• CE Slide 1
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  • CardioExcyte 96

    Combined impedance and MEA-like recordings
  • CardioExcyte 96

    For cardiac safety screening
  • CardioExcyte 96

    Next generation label-free cell analysis
  • CardioExcyte 96

    Intuitive data analysis & arrhythmia detection

2016 - Identification of Drug-Drug Interactions In Vitro: A Case Study Evaluating the Effects of Sofosbuvir and Amiodarone on hiPSC-Derived Cardiomyocytes

Icon CE  CardioExcyte 96 publication in Toxicological Sciences (2016)

Millard DC, Strock CJ, Carlson CB, Aoyama N, Juhasz K, Goetze TA, Stoelzle-Feix S, Becker N, Fertig N, January CT, Anson BD, Ross JD.


Toxicol Sci (2016) 154(1):174-182  doi: 10.1093/toxsci/kfw153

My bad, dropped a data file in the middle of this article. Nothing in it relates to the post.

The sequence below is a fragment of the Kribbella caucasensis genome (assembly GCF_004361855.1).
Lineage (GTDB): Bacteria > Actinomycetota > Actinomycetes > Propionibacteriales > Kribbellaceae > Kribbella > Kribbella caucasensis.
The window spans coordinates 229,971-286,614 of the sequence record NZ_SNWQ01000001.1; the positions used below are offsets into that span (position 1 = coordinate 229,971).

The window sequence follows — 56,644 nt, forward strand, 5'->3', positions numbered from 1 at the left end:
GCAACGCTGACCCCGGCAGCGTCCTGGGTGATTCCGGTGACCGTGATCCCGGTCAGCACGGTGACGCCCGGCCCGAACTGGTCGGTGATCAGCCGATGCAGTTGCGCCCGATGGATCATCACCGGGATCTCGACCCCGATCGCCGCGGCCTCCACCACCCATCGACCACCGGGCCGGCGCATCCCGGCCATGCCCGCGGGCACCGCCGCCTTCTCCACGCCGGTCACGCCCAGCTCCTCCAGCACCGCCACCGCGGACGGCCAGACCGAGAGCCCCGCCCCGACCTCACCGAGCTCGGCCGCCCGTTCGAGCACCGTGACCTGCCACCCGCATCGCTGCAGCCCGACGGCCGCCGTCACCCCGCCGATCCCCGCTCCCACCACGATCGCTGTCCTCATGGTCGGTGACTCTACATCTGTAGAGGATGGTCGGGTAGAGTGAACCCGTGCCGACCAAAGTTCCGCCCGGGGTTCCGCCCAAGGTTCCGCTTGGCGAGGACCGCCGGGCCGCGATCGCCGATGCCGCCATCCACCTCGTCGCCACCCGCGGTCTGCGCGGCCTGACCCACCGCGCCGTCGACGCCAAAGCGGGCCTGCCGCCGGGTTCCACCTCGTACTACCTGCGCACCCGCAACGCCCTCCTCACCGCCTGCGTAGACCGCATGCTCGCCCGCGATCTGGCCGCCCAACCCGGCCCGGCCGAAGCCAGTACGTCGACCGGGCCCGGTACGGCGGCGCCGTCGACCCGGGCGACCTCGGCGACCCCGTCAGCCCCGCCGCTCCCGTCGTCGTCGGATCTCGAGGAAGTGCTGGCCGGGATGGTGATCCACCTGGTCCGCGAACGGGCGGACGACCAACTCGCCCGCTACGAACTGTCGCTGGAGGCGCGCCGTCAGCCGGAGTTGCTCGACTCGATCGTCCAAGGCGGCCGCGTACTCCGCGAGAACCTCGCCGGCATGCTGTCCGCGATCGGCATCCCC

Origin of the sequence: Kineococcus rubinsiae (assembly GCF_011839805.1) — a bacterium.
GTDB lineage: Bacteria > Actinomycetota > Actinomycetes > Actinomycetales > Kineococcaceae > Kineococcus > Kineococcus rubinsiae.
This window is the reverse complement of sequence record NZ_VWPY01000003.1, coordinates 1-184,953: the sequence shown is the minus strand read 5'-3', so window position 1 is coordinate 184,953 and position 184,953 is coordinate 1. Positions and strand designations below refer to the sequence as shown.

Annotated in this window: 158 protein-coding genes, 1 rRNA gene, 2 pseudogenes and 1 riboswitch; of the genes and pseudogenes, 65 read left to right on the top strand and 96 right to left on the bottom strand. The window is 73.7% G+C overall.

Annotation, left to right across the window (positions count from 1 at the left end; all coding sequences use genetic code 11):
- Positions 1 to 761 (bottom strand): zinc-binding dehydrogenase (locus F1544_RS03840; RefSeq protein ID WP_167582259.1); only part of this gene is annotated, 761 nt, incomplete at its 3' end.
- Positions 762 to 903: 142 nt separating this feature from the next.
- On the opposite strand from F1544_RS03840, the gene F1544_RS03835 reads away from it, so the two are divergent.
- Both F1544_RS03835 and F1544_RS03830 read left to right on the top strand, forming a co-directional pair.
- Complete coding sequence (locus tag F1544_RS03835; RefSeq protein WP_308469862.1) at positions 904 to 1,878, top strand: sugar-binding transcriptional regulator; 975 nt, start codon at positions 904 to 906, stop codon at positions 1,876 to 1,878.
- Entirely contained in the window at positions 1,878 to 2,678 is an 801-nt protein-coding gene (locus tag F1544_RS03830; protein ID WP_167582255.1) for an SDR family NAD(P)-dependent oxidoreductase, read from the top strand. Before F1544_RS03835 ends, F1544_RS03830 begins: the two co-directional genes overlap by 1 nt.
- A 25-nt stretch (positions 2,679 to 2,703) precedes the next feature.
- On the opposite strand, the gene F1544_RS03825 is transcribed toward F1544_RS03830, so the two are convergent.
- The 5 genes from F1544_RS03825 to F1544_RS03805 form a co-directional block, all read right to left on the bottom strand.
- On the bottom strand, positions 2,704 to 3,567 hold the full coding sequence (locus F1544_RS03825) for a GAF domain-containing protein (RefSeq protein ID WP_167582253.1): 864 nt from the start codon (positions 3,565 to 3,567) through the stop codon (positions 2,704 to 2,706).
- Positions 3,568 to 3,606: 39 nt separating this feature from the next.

Drug–drug interactions pose a difficult drug safety problem, given the increasing number of individuals taking multiple medications and the relative complexity of assessing the potential for interactions. For example, sofosbuvir-based drug treatments have significantly advanced care for hepatitis C virus-infected patients, yet recent reports suggest interactions with amiodarone may cause severe symptomatic bradycardia and thus limit an otherwise extremely effective treatment. Here, we evaluated the ability of human induced pluripotent stem cell derived cardiomyocytes (hiPSC-CMs) to recapitulate the interaction between sofosbuvir and amiodarone in vitro, and more generally assessed the feasibility of hiPSC-CMs as a model system for drug–drug interactions. Sofosbuvir alone had negligible effects on cardiomyocyte electrophysiology, whereas the sofosbuvir-amiodarone combination produced dose-dependent effects beyond that of amiodarone alone. By comparison, GS-331007, the primary circulating metabolite of sofosbuvir, had no effect alone or in combination with amiodarone. Further mechanistic studies revealed that the sofosbuvir-amiodarone combination disrupted intracellular calcium (Ca2+) handling and cellular electrophysiology at pharmacologically relevant concentrations, and mechanical activity at supra-pharmacological (30x Cmax) concentrations. These effects were independent of the common mechanisms of direct ion channel block and P-glycoprotein activity. These results support hiPSC-CMs as a comprehensive, yet scalable model system for the identification and evaluation of cardioactive pharmacodynamic drug–drug interactions. 

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